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For 2023 - we are now fully retired from IT training.
We have made many, many friends over 25 years of teaching about Python, Tcl, Perl, PHP, Lua, Java, C and C++ - and MySQL, Linux and Solaris/SunOS too. Our training notes are now very much out of date, but due to upward compatability most of our examples remain operational and even relevant ad you are welcome to make us if them "as seen" and at your own risk.

Lisa and I (Graham) now live in what was our training centre in Melksham - happy to meet with former delegates here - but do check ahead before coming round. We are far from inactive - rather, enjoying the times that we are retired but still healthy enough in mind and body to be active!

I am also active in many other area and still look after a lot of web sites - you can find an index ((here))
Add a friendly front end with Tk

With a Tk Graphic User Interface, you can add a friendly look and feel to an application running on your workstation if it's written in Tcl (Tcl/Tk), Perl (Perl/Tk) or Python (TkInter).

Whichever language you build your GUI on to, you'll want to remember

1. Create your components (known as widgets) as your application starts - you'll have buttons and labels and entry boxes and frames ... and associated with some of them such as the buttons you'll have commands that are to be run later on when the button is pressed

2. Use a geometry manager to position the widgets within the application window(s) and to define how they're to react when the window is resized

3. Define any extra events - things that are to happen when the user interacts with the GUI - in addition to the commands that you specified as you defined the components.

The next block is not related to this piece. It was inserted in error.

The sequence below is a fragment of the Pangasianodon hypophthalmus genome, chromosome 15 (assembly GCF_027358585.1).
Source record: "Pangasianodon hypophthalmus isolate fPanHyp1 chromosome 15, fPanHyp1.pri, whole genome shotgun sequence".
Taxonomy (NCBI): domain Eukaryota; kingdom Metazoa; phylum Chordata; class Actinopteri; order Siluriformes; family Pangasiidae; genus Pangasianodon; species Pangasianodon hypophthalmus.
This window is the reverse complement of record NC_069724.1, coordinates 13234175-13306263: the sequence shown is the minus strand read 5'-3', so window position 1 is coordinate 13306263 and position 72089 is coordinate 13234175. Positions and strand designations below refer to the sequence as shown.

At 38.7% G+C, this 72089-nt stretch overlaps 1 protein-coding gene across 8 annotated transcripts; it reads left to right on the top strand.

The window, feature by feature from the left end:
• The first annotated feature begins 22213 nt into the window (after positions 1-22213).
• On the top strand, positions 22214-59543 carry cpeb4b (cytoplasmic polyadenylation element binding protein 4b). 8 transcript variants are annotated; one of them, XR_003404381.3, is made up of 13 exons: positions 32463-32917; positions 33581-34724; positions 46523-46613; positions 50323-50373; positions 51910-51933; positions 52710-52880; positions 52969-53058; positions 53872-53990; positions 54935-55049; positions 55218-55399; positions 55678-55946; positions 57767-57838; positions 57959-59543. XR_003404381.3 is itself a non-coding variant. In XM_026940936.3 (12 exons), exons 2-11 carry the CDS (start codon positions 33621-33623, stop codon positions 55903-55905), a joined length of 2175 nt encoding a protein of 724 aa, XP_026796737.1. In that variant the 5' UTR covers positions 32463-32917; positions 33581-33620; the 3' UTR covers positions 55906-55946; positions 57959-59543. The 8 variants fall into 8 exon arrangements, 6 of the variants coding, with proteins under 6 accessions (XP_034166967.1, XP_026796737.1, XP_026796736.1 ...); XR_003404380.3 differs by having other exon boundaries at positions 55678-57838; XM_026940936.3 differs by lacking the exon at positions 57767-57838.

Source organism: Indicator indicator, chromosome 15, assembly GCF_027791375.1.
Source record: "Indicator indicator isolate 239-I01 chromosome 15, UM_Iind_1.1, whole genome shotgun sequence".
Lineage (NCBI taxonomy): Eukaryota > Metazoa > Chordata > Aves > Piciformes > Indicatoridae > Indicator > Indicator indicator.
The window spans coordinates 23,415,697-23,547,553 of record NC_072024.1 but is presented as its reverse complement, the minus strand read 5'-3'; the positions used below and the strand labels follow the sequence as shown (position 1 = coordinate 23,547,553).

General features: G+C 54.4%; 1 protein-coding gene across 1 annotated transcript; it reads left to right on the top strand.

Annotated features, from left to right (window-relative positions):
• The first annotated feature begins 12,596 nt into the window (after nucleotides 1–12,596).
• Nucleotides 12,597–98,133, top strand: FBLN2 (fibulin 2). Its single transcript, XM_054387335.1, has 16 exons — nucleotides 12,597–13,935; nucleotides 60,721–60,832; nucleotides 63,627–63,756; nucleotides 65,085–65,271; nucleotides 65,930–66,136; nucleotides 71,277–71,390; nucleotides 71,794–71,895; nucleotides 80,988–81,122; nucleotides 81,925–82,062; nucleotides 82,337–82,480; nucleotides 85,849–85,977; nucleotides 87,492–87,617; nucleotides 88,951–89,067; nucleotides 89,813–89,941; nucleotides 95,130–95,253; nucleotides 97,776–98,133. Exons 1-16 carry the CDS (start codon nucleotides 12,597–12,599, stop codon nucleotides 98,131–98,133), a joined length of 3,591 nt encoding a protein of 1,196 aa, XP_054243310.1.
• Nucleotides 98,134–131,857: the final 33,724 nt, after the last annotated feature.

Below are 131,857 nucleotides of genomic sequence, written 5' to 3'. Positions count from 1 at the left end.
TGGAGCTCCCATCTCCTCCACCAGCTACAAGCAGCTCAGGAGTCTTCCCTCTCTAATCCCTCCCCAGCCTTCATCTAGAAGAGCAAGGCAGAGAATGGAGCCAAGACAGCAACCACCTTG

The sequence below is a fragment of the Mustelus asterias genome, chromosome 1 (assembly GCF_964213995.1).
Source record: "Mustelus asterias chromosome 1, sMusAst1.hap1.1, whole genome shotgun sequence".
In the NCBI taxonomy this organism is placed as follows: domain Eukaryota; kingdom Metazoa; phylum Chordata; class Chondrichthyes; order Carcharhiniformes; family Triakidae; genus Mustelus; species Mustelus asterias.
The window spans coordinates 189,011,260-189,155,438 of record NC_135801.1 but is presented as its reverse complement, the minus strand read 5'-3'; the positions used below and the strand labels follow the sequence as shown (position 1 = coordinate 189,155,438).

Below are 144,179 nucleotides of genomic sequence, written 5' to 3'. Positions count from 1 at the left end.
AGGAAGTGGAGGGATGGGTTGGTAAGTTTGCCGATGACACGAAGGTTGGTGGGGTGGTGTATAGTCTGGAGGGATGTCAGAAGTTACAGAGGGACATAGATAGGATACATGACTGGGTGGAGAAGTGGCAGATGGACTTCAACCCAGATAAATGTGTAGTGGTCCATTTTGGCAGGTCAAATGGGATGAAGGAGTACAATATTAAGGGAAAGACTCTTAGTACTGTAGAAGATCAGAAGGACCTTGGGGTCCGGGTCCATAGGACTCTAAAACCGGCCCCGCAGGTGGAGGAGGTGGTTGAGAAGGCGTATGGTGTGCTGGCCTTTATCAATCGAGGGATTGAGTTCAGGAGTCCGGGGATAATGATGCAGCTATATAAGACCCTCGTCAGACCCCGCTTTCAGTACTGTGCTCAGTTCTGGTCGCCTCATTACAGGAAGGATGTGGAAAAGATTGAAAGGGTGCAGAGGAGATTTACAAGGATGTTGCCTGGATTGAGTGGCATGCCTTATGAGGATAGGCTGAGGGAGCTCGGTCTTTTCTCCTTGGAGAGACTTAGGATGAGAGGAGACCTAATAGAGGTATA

Once you've created the components, added extra events, and placed the components you can sit back and let the application run in what's known as the event loop. That's a loop - and it can be an infinite loop - that waits for the next event, and when it's received, you process it.


The source code of the example used to illustrate this item is only a few hundred bytes long and much of that is comments. You can view the source code if you wish.
(written 2006-02-08, updated 2006-06-09)

 
Associated topics are indexed as below, or enter http://melksh.am/nnnn for individual articles
Y205 - Further uses of Python
  [190] Python engines - (2005-01-26)
  [745] Python modules. The distribution, The Cheese Shop and the Vaults of Parnassus. - (2006-06-05)
  [1036] Python Qt, wX, TkInter, and Jython - training?? - (2007-01-16)
  [1340] Tk locks up - 100% c.p.u. on a simple program (Tcl, Perl, Python) - (2007-09-09)
  [1663] Python in an afternoon - a lecture for experienced programmers - (2008-06-01)

T216 - Tcl/Tk - Introduction to Tk
  [2040] Error: Cant read xxxxx: no such variable (in Tcl Tk) - (2009-02-14)
  [4208] Tcl + Tk (Wish) - an introduction and revision example - (2013-11-15)
  [4460] Using Object Oriented Tcl and the Tk toolkit together - real life example - (2015-03-12)

P307 - Perl/Tk
  [596] The magic of -textvariable - (2006-02-08)
  [599] Perl/Tk real time display - (2006-02-10)
  [738] (Perl) Callbacks - what are they? - (2006-05-30)
  [1310] Callbacks - a more complex code sandwich - (2007-08-19)
  [3009] Expect in Perl - a short explanation and a practical example - (2010-10-22)


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This is a page archived from The Horse's Mouth at http://www.wellho.net/horse/ - the diary and writings of Graham Ellis. Every attempt was made to provide current information at the time the page was written, but things do move forward in our business - new software releases, price changes, new techniques. Please check back via our main site for current courses, prices, versions, etc - any mention of a price in "The Horse's Mouth" cannot be taken as an offer to supply at that price.

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